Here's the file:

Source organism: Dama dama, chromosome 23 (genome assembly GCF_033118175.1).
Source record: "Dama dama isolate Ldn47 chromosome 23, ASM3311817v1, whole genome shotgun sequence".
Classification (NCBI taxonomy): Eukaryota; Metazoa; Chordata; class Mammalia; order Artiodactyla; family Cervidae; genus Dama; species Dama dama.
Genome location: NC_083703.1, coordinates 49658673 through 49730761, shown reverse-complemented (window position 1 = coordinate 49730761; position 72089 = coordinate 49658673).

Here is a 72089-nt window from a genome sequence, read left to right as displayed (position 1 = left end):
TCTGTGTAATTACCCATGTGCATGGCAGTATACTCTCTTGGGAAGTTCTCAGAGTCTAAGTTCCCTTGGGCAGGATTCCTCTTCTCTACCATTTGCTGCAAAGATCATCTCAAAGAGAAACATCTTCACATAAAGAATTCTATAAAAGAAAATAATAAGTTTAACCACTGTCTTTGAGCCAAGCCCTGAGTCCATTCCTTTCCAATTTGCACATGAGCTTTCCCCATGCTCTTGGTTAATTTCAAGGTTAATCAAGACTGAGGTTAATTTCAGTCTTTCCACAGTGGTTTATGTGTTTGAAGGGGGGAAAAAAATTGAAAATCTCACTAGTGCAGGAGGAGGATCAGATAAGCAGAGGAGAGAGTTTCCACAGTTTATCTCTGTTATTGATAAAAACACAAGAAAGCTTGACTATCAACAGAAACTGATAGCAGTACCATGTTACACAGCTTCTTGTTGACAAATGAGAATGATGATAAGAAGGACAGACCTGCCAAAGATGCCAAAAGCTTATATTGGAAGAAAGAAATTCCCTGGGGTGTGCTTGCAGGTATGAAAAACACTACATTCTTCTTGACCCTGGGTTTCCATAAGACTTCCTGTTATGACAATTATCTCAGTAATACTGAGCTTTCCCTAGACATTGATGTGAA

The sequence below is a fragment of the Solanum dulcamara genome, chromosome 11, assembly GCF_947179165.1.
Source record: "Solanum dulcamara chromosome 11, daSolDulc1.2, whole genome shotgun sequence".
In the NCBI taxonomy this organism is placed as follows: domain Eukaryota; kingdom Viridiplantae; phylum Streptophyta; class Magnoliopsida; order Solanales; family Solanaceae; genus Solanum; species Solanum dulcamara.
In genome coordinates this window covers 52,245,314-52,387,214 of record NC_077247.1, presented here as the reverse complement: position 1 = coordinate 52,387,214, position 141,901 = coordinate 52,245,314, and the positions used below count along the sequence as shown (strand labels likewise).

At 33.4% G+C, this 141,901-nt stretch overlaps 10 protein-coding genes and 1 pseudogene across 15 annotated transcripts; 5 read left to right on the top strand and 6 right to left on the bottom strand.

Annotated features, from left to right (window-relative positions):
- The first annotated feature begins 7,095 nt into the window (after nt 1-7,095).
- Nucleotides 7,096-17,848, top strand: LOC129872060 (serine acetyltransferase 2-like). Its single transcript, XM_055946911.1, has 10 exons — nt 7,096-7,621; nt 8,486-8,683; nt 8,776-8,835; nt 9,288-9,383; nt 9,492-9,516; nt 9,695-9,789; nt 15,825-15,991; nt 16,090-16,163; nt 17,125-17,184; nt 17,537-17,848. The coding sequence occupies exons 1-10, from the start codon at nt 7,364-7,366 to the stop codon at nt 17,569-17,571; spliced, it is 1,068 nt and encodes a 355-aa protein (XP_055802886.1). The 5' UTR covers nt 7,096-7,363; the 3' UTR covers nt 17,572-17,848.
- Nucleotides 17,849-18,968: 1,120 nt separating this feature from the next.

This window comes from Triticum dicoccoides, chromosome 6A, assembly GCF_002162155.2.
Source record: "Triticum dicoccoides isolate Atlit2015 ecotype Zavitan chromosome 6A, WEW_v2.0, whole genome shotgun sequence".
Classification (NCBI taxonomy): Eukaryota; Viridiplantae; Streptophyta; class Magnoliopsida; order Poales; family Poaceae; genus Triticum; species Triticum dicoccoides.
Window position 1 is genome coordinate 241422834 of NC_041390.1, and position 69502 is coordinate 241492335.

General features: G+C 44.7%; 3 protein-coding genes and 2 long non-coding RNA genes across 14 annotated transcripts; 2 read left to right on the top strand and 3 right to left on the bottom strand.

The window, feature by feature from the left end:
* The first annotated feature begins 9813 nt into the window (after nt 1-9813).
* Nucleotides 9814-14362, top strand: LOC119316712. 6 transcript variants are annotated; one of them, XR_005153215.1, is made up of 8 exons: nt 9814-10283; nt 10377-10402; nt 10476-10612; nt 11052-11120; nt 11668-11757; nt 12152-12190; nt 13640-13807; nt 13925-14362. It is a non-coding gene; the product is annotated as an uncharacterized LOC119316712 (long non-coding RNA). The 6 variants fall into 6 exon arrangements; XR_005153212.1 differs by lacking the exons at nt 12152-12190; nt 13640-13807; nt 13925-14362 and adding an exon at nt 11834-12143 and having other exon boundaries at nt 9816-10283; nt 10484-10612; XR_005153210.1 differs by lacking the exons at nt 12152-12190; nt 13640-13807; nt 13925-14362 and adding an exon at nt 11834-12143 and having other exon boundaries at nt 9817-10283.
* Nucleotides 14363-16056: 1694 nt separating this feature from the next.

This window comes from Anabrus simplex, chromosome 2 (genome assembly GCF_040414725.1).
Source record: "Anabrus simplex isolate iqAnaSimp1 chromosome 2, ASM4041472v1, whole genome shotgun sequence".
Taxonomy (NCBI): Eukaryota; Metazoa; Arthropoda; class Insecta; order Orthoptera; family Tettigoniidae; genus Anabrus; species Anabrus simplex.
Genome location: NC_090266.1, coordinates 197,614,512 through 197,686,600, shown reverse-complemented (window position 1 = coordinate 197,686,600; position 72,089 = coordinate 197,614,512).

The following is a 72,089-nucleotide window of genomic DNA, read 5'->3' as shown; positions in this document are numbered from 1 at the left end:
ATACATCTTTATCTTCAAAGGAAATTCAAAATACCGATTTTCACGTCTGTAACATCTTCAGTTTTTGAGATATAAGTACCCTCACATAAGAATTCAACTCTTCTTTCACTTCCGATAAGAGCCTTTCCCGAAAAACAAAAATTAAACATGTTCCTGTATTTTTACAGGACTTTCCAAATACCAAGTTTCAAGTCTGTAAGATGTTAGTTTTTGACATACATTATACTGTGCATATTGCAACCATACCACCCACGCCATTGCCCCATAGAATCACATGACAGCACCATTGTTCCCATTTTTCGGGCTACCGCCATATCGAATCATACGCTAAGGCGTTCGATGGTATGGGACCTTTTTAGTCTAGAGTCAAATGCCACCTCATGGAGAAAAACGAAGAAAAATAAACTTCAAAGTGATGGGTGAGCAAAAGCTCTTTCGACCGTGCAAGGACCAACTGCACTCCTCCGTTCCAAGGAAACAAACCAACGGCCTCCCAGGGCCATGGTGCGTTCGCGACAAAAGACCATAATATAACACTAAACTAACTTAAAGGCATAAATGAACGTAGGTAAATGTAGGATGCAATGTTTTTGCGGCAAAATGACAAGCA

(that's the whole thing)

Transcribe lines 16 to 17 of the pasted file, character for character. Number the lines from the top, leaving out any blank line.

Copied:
This window comes from Triticum dicoccoides, chromosome 6A, assembly GCF_002162155.2.
Source record: "Triticum dicoccoides isolate Atlit2015 ecotype Zavitan chromosome 6A, WEW_v2.0, whole genome shotgun sequence".